In mid-August, Loujain was transferred to Dhaban prison in Jeddah and my parents were allowed to visit her once a month. My parents saw that she was shaking uncontrollably, unable to hold her grip, to walk or sit normally. My strong, resilient sister blamed it on the air-conditioning and tried to assure my parents that she would be fine.
After the killing of Jamal Khashoggi in October, I read reports claiming that several people detained by the Saudi government at the Ritz-Carlton in Riyadh had been tortured.
I started getting phone calls and messages from friends and relatives asking if Loujain too had been tortured. I was shocked by the suggestion. I wondered how people could think a woman could be tortured in Saudi Arabia. I believed that social codes of the Saudi society would not allow it.
But by late November, several newspapers, Human Rights Watch and Amnesty International reported that both male and female political and human rights activists in Saudi prisons had been tortured. Some reports mentioned sexual assaults.
My parents visited Loujain at the Dhaban prison in December. They asked her about the torture reports and she collapsed in tears. She said she had been tortured between May and August, when she was not allowed any visitors.
She said she had been held in solitary confinement, beaten, waterboarded, given electric shocks, sexually harassed and threatened with rape and murder. My parents then saw that her thighs were blackened by bruises.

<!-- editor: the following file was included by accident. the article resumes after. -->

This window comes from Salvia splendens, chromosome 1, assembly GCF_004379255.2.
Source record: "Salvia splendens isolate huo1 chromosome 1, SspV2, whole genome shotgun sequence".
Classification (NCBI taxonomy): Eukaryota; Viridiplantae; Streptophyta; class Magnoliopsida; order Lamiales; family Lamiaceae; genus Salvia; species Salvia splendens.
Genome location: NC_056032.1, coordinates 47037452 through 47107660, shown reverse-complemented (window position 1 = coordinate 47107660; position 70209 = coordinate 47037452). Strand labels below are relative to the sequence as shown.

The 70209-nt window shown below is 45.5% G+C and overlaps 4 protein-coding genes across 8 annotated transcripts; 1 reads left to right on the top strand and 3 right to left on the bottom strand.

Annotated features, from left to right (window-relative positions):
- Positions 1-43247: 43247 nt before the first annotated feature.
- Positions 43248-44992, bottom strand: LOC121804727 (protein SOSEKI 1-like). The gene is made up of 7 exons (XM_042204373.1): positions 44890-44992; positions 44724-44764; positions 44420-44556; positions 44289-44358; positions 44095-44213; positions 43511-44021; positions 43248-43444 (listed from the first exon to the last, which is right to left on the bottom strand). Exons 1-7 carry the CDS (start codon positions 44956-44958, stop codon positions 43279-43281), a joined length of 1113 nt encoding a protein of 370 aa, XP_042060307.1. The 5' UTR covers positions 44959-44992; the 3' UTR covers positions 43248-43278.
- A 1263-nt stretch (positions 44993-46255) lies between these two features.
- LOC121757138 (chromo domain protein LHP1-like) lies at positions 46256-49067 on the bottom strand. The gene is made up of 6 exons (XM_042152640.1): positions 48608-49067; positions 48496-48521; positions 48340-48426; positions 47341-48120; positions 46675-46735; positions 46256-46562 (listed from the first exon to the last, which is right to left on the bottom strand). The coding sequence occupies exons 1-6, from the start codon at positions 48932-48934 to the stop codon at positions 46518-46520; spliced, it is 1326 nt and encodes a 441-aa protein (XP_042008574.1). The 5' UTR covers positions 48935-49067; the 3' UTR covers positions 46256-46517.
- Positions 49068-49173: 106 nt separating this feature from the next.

Saud al-Qahtani, a top royal adviser, was present several times when Loujain was tortured, she said. Sometimes Mr. Qahtani laughed at her, sometimes he threatened to rape and kill her and throw her body into the sewage system. Along with six of his men, she said Mr. Qahtani tortured her all night during Ramadan, the Muslim month of fasting. He forced Loujain to eat with them, even after sunrise. She asked them if they would keep eating all day during Ramadan. One of his men answered, “No one is above us, not even God.”
A delegation from the Saudi Human Rights Commission visited her after the publication of the reports about her torture. She told the delegation everything she had endured. She asked them if they would protect her. “We can’t,” the delegates replied.
A few weeks later, a public prosecutor visited her to record her testimony about torture. After the killing of Mr. Khashoggi, Saudi Arabia argued that occasionally officials make mistakes and misuse their power. Yet we are still waiting for justice.
I would have preferred to write these words in Arabic, in a Saudi newspaper, but after her arrest the Saudi newspapers published her name, her photographs and labeled her a traitor. The same newspapers concealed the names and pictures of the men who could face the death penalty for the murder of Mr. Khashoggi.
Even today, I am torn about writing about Loujain, scared that speaking about her ordeal might harm her. But these long months and absence of hope have only increased my desperation to see the travel bans on my parents, who are in Saudi Arabia, revoked and to see my brave sister freed.
Alia Al-Hathloul lives in Brussels and the sister of the jailed Saudi women’s rights activist Loujain al-Hathloul.